def sell_price(self):
        print('Retail price = $', round(self.buy * self.__margin, 2))

    def sale(self, discount):
        print('The discounted price of {} is $'.format(C298.desc),
              round(self.buy * self.__margin * (1 - discount), 2))

C298 = Stock('C298', 'Chicken Soup', 0.75, 1.553)

C298.sell_price()

C298.margin = 1.2

C298.sell_price()

# Result

Retail price = $ 1.16
Retail price = $ 1.16

So with the addition of double underscores in front of the margin attribute, we are now unable to modify the original figure easily. To do so requires a discrete method that will make the change when needed.

class Stock:
    category = 'Groceries'

    def __init__(self, stock_code, description, buy_price, mark_up):
        self.code = stock_code
        self.desc = description
        self.buy = buy_price
        self.__margin = mark_up

    def sell_price(self):
        print('Retail price = $', round(self.buy * self.__margin, 2))

    def sale(self, discount):
        print('The discounted price of {} is $'.format(C298.desc),
              round(self.buy * self.__margin * (1 - discount), 2))

    def setMargin(self, new_margin):
        self.__margin = new_margin

C298 = Stock('C298', 'Chicken Soup', 0.75, 1.553)

C298.sell_price()

C298.margin = 1.2

C298.sell_price()

C298.setMargin(1.426)

C298.sell_price()

# Result

Retail price = $ 1.16
Retail price = $ 1.16
Retail price = $ 1.07

With the new setMargin() method, we have now created a discrete means by which we can modify our sales margin. In the code above, we used the new method to alter the margin from 1.553 to 1.426, resulting in a reduced selling price of $1.07 per can.

Polymorphism

Polymorphism refers to something having many forms. In object-oriented programming, it refers to using the same function for different types. In classes, it means the function is indifferent to the type of class; as long as the methods exist, it will use it.

We’ll create a similar Label() method in our Canned class that we used in the Meat class to show this in action. The output of each method will be different, but the name of the method will be the same. Then we’ll create a function that will call the method Label() using the stock codes we have for the meat and the Soup. As you will see, polymorphism will allow both functions to operate independently to print out the correct labels.

class Stock:
    category = 'Groceries'

    …. # Code truncated for brevity

class Canned(Stock):
    category = 'Cans'

    def __init__(self, stock_code, description, buy_price, mark_up, volume, manuf):
        self.volume = volume
        self.manuf = manuf
        Stock.__init__(self, stock_code, description, buy_price, mark_up)

    def Label(self):
        print(self.desc, '\nVolume: ', self.volume)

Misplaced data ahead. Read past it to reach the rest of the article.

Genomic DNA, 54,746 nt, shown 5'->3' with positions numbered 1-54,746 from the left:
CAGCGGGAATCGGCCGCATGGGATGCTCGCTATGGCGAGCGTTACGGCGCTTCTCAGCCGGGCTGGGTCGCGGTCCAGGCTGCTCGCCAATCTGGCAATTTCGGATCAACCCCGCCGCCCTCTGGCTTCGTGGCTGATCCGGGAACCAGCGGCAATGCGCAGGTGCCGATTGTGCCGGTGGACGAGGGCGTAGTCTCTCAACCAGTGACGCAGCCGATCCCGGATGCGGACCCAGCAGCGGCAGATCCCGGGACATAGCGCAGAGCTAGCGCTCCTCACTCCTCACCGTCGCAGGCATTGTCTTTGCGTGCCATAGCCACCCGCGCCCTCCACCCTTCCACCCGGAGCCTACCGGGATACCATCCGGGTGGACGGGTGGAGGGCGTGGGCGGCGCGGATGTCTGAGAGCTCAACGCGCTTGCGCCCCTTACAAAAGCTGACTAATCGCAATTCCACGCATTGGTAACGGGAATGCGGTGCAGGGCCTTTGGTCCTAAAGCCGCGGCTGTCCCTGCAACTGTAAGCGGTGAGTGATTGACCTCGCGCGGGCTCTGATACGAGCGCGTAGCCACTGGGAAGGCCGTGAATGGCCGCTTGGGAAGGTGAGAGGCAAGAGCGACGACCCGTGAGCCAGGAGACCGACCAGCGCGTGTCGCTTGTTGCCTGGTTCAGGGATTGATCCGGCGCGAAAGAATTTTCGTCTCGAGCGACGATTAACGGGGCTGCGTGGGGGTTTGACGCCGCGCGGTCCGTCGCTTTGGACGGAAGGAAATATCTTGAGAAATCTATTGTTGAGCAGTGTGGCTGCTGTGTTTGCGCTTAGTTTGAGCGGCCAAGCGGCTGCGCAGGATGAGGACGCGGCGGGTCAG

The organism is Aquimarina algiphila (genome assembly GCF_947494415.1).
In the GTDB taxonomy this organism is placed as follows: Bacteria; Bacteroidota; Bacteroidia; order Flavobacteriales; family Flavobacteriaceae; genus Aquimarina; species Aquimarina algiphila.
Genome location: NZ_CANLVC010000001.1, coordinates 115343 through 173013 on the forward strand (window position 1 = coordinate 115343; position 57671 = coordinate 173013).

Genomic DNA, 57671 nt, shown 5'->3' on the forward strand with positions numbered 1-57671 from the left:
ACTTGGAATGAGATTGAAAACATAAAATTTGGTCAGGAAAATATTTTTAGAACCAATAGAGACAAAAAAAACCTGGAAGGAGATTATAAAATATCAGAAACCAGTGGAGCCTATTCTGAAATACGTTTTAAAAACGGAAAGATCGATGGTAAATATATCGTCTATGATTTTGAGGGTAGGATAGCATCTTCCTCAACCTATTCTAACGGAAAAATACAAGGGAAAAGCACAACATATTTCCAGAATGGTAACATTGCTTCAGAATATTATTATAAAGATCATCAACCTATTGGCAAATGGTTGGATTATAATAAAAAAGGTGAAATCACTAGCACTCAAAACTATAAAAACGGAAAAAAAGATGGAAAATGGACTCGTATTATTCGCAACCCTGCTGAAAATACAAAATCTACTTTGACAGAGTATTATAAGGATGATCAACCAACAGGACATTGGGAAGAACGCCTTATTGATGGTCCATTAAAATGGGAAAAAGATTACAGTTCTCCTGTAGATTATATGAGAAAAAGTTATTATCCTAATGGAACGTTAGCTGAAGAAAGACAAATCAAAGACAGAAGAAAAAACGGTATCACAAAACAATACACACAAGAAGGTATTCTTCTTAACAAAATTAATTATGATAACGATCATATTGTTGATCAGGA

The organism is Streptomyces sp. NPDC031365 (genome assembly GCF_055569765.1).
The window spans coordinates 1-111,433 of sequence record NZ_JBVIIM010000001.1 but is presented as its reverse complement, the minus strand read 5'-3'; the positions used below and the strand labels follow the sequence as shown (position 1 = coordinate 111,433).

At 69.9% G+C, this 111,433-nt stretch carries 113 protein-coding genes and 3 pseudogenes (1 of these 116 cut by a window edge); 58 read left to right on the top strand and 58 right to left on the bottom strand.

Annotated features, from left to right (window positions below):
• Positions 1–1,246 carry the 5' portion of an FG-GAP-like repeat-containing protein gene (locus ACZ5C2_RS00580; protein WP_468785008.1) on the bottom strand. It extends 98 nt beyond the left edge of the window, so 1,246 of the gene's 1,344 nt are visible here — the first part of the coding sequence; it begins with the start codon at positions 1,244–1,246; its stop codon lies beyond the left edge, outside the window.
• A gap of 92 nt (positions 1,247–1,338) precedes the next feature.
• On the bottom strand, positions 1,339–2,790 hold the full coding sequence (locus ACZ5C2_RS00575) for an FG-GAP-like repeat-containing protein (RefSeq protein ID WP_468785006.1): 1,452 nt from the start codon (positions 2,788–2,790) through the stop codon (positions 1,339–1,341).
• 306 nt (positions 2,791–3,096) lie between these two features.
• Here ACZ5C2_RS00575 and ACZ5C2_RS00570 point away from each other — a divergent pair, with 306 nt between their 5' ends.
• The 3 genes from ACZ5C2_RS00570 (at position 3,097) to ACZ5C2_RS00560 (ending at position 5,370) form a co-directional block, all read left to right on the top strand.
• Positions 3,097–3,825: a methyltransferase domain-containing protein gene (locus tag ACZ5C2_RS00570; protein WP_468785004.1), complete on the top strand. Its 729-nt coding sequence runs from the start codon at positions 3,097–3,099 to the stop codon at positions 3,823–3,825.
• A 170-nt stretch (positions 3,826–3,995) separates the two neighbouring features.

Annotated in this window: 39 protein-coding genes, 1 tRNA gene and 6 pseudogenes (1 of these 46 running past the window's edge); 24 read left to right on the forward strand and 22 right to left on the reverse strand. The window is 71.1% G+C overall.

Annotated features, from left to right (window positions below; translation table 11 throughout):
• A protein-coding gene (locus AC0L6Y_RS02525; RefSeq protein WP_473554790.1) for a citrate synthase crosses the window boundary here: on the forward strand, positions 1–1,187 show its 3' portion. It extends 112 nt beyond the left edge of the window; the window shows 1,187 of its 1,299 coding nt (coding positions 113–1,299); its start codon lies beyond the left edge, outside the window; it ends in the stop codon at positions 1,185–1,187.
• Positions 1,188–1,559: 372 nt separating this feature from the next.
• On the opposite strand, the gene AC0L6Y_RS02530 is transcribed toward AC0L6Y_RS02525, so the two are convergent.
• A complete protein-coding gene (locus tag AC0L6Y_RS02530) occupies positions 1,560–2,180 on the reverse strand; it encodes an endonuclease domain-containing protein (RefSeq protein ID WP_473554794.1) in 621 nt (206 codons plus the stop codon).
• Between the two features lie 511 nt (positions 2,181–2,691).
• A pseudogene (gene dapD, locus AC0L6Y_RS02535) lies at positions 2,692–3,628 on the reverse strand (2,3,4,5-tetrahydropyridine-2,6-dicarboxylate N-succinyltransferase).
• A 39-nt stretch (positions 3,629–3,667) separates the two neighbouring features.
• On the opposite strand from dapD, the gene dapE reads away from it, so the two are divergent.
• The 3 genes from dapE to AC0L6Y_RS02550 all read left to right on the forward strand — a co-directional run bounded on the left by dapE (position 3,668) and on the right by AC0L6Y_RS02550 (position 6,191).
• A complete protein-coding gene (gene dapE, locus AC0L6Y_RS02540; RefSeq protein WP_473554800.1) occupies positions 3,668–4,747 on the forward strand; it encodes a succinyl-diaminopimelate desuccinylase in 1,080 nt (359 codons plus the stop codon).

self.sell_price()

C298 = Canned('C298', 'Chicken Soup', 0.75, 1.553, '400 mls', 'Campbells')

class Meat(Stock):
    category = 'Meat'

    def __init__(self, stock_code, description, buy_price, mark_up, weight, use_by):
        self.kilo = weight
        self.expiry = use_by
        Stock.__init__(self, stock_code, description, buy_price, mark_up)

    def Label(self):
        print(self.desc, '\nWeight: ', self.kilo, 'kgs', '\nExpiry: ', self.expiry)
        self.sell_price()

C401 = Meat('C401', 'Sirloin Steak', 4.16, 1.654, .324, '15 June 2021')

def label_print(*args):
    for elem in args:
        elem.Label()
        print()

label_print(C401, C298)

# Result
Sirloin Steak 
Weight:  0.324 kgs 
Expiry:  15 June 2021
Retail price = $ 6.88

Chicken Soup 
Volume:  400 mls
Retail price = $ 1.16

As you can see in the previous code, the def Label(self): portion of the method is identical in each class, but the data to be printed to the label differs.

We then created a function outside all three classes called label_print(), and we allowed multiple arguments to be passed to it using the *args syntax in the brackets. Then we simply iterate through each argument, however many there may be, and call the Label() method in the applicable class to which that argument belongs. The result is we printed the labels for each object created from two different child classes.

Summary

In this second article on classes, we discussed the topic of inheritance, showing how we may create classes that have parent-child relationships, allowing the use of attributes and methods from a parent class to flow to a child.

We then discussed encapsulation, which restricts changes to variables, attributes, or methods within a class using the underscore or double underscore syntax. We showed how the use of a discrete method could make the desired change overtly.

Finally, we discussed polymorphism, which in our case uses one function to act on different methods, assuming that the method is in the class.

You can read part one of this article here:

*** Tutorial Part 1: Introduction to Python Classes ***

I trust these two articles have been helpful to understanding classes in Python. Thank you for reading.